|The BMI/Breast Cancer Paradox||6/27/18|
|Gestational Diabetes Linked to Sugar-Sweetened Sodas||06/20/18|
|Got IBD? A low-FODMAP diet may be for you||06/13/18|
|Fresh vs. frozen vegetables: which is more nutritious?||06/06/18|
|Can we reverse the effects of 'supersizing'?||05/30/18|
|Take-out vs. made-from-scratch: weighing and pricing the options||05/23/18|
|How NOT to do science: very low carbohydrate diets and Type 1 diabetes||05/16/18|
|Low energy density foods keep you satisfied (and may help you lose weight)||05/09/18|
|Fish also good for diabetics: confirming conventional wisdom||05/02/18|
|All Health and Nutrition Bites|
Spain: Fast Food vs. Taking Time to Eat
There's another big difference that I want to touch on between Spain and the U.S. and that's fast food. Those who have followed columns on my drgourmet.com website know that I believe consumption of cheap, calorie dense fast food like McDonalds, Burger King, KFC and Taco Bell is one of the major health issues facing us.
More Fruit, Less Junk
There's a lot of concern about childhood obesity, and justifiably so: over 1 in 3 children (including adolescents) are at least overweight, if not obese. The Centers for Disease Control estimates that as of 2008, 20% of children between the ages of 6 and 11 are obese, while 18% of kids 12-19 are obese.
Snacking on junk gets boring
One of the ways that scientists are approaching the question of weight control is by looking at what causes people to stop eating. One cause, known as "metabolic satiety," describes the hormonal changes that signal the brain that the stomach is full and eating should stop. Another type of satiety is called "sensory specific satiety," which describes the way that a food you are eating becomes less pleasant or tasty as you continue to eat it.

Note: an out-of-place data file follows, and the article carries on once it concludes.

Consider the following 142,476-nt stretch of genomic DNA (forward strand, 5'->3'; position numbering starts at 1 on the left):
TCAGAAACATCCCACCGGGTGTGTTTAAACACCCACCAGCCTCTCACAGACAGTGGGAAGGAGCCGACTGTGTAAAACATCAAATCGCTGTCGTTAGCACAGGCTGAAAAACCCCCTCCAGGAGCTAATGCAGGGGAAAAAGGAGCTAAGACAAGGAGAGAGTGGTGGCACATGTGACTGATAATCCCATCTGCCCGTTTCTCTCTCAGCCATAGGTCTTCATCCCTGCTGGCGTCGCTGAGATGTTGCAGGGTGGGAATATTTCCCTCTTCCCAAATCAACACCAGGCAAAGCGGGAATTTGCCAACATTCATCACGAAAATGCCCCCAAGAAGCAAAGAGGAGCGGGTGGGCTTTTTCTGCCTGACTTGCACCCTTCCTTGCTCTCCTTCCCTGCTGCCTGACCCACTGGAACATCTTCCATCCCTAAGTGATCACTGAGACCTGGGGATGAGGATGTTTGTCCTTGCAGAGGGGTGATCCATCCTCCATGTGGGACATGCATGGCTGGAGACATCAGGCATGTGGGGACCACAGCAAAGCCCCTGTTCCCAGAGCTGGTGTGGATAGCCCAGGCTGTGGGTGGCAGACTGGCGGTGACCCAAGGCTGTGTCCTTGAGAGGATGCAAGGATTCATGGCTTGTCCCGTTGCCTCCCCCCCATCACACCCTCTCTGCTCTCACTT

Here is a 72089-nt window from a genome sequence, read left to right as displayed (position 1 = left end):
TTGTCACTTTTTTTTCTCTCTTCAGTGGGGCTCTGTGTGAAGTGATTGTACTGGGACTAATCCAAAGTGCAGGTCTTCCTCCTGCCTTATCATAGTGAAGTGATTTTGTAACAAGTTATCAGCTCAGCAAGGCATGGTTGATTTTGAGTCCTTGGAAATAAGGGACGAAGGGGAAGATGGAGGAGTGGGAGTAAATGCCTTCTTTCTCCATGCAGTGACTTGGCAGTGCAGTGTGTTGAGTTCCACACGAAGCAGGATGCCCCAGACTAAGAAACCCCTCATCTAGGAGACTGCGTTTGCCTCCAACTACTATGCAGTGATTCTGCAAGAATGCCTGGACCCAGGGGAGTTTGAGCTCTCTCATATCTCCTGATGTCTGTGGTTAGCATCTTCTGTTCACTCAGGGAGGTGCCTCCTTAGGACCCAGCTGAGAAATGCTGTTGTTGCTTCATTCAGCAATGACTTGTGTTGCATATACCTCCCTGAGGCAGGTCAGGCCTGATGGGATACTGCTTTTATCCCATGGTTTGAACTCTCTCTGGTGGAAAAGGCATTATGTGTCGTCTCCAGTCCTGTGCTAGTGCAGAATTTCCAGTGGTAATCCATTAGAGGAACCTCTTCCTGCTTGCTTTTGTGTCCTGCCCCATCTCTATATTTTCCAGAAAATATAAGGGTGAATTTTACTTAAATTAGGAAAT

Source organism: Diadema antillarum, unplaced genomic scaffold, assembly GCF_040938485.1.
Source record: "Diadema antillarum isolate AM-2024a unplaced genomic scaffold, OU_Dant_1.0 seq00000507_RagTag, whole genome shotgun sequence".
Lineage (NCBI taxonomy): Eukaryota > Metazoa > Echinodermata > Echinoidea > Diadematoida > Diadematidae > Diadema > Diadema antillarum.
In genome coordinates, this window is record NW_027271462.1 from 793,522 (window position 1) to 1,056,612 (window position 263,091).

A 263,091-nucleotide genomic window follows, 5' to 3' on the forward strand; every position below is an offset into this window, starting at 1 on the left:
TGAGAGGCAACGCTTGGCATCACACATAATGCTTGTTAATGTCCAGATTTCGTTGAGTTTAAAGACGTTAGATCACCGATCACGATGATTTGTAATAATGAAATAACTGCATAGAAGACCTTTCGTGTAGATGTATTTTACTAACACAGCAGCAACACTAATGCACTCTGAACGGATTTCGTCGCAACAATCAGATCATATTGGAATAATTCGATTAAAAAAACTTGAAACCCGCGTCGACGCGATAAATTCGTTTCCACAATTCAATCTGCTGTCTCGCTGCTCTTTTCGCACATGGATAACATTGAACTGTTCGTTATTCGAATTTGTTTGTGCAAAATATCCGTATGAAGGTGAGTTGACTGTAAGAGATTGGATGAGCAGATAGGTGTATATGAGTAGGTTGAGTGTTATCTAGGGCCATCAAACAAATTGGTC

Get the latest health and diet news - along with what you can do about it - sent to your Inbox once a week. Get Dr. Gourmet's Health and Nutrition Bites sent to you via email. Sign up now!
I have previously written on numerous studies that reveal how our perception of food has an effect on how much we consume and enjoy what we eat. One area that has been studied extensively is how we react to the volume of food. Kathrin Osterholt and her colleagues at the Department of Nutritional Sciences at Penn State report on a study where participants were given snacks made with different volumes of air (Appetite 2007: 48(3);351-358).
The snacks were cheese puffs: Cheetos to be exact. The products used were Cheetos Crunchy (less air) and Cheetos Puffs (more air). These two versions have the same amount of calories by weight (5.7 calories per gram). About 5 cups of each version was served to those in the study. To avoid any bias from visual cues the snacks were served in both wide mouth quart bowls as well as the same sort of bag that snacks are usually purchased in.
In this case the subjects responded by eating 21% fewer calories in the Cheetos Puffs even though they ate on average 73% more. The interesting aspect of this result is that participants appear to respond to both the volume and the weight of the snacks What this means is that when presented with a more-aerated snack we tend to be more consistent in the weight consumed even if this means eating a higher volume of the snack.
Even so, by eating a more-aerated food fewer calories are consumed.
I'm not a big fan of snack foods like Cheetos (there's a reason we call this "junk food"). There's a clear correlation between eating these types of snacks and the rise in overweight and obesity.
If you want a savory or salty snack, you are far better off eating nuts, as there is research showing a lower risk of weight gain. If you are going to have highly processed snack foods, however, a good strategy is to choose those with more air as in this study.
First posted: April 11, 2007